Well, a lot has changed in the last 40 years. The Brooklyn of 1982 is not the Brooklyn of 2019. So the first “Mr. Robinson’s Neighborhood” sketch in decades hones right in on the gentrification that has overtaken almost all of New York. The ghetto that Mr. Robinson lives in is now home to million dollar apartments, and he’s simply learned how to adjust to his new surroundings. Indeed, he’s made them work for him.
Before cable, TV was a wasteland at 11:30 p.m. on Saturdays, which is one reason Saturday Night Live was able to establish itself as a cultural touchstone. If you’re nostalgic for those days, check out the sketch below. One thing Mr. Robinson always had going for him: he always knew when to cut and run, a skill in short supply among SNL writers and performers these days.
It might be easy to get laughs by contrasting a family-friendly brand’s public image with a graphic discussion of sex, but there’s more to “Sara Lee” than just that basic concept. Harry Styles and Bowen Yang are both tremendous in this sketch, with Styles playing the humble but unapologetic social media editor responsible for the posts, and Yang playing one of his stern but surprisingly patient ads. Yang has been the breakout player of the current season, making the kind of instant impact rarely seen on a show that tends to ease its talent into the job; this isn’t even Yang’s best performance, but it’s the best sketch in which his consistently strong characterization makes a presence. Too often SNL sketches lack either a strong point-of-view, a good central idea, or notable performances; “Sara Lee” is one of the few to boast all three.
SNL doesn’t have a great track record on race issues with its sketches, and I can understand why some might be turned off by this sketch. It works for me not just because it highlights a very real phenomenon of people hoping a criminal suspect doesn’t reflect or encourage the kind of division that’s so common in America today, but because of the increasingly joyous performances of Kenan Thompson, Ego Nwodim and Chris Redd. SNL’s politics have been tiresome for years, but this is one of 2019’s political sketches that hit its mark.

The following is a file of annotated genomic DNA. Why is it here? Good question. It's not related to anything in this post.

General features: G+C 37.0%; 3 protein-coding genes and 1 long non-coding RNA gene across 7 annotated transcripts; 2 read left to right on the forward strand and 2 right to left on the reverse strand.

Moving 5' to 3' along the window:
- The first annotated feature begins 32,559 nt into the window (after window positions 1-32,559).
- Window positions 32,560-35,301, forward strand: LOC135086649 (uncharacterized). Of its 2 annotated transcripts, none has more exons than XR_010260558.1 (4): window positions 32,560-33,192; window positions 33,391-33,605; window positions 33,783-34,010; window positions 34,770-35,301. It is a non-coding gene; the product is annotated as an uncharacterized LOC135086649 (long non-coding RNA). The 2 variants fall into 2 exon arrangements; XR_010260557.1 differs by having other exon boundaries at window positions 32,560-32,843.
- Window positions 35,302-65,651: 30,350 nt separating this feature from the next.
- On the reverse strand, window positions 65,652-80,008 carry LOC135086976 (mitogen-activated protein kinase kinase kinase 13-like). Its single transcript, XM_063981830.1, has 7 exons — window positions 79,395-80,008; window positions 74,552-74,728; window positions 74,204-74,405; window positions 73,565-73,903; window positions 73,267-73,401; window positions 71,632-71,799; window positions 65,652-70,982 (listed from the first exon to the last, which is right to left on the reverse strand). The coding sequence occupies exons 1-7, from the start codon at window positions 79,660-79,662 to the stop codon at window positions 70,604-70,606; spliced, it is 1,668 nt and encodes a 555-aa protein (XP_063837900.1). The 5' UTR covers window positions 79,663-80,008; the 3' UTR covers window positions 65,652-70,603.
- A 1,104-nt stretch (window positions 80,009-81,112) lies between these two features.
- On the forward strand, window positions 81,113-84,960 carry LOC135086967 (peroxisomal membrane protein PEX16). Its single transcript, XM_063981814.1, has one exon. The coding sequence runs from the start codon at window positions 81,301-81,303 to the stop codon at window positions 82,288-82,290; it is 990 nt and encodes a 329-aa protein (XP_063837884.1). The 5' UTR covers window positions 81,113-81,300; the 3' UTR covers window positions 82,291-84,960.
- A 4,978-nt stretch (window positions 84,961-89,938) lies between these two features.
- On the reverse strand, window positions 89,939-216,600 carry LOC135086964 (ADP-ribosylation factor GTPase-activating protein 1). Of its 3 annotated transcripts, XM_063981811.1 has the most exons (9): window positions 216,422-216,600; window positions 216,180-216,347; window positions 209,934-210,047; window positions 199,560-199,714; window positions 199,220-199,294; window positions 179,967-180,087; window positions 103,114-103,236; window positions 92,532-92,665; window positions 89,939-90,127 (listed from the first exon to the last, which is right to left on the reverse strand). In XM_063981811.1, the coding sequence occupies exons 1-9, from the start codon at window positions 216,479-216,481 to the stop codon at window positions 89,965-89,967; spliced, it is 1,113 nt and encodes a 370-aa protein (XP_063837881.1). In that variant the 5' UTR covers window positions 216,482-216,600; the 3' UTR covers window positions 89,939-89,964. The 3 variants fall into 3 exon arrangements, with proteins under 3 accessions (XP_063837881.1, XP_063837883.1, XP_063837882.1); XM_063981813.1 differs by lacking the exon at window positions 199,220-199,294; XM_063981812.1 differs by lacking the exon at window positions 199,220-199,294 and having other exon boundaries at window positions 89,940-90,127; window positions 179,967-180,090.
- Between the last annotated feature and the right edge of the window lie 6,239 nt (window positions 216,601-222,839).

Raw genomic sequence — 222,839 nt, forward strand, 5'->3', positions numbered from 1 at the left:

Somewhere upthread I mentioned that I don’t have kids. I forgot to add that I also have absolutely no idea how to talk or relate to kids these days. The most awkward conversations I’ve ever had are with my nieces and nephews, who thankfully are all starting to enter adulthood and thus become real people I can talk to like a real person. This ad goes out to all of us who have absolutely no idea how to chit chat with kids. Kristen Stewart once again gets to show why she’s become one of SNL’s more reliable hosts, nailing the awkwardness, confusion and embarrassment of all us adults who are bewildered by the most basic contact with children. Part of me assumes Duolingo has to be some kind of a scam, but if this product was real I’d sign up for it.
Everybody knows Kenan Thompson is SNL’s resident MVP, and has been for well over a decade. Chris Redd’s starting to rival him, though. This is probably Redd’s best showcase of the season, with him slowly revealing his character’s idiocy and incompetence after engineering a coup against his drug smuggling partner. There’s also a great cameo from Harry Styles as one of his goons.
The Joker-parodying sketch “Grouch” was SNL’s most celebrated movie parody of the season, but I personally prefer “Space Mistakes” to “Grouch”—it’s broader and sillier, sending up not a specific movie, but an entire genre of space disaster films where the smallest problem has the most dramatic results. The blunt, formulaic way it uses language, with multiple characters repeating some version of the refrain about space mistakes, drives this video, but some solid special effects and good performances from Chance the Rapper and Ego Nwodim certainly help out a lot.
The quarantine hit everybody hard but especially parents. I can’t imagine being cooped up indoors for months, trying to work from home while also making sure my kids are doing their school work and staying entertained. I can barely handle a toy poodle. SNL hit on the perfect plan to help the parents of the world, and turned it into a catchy, uplifting jam.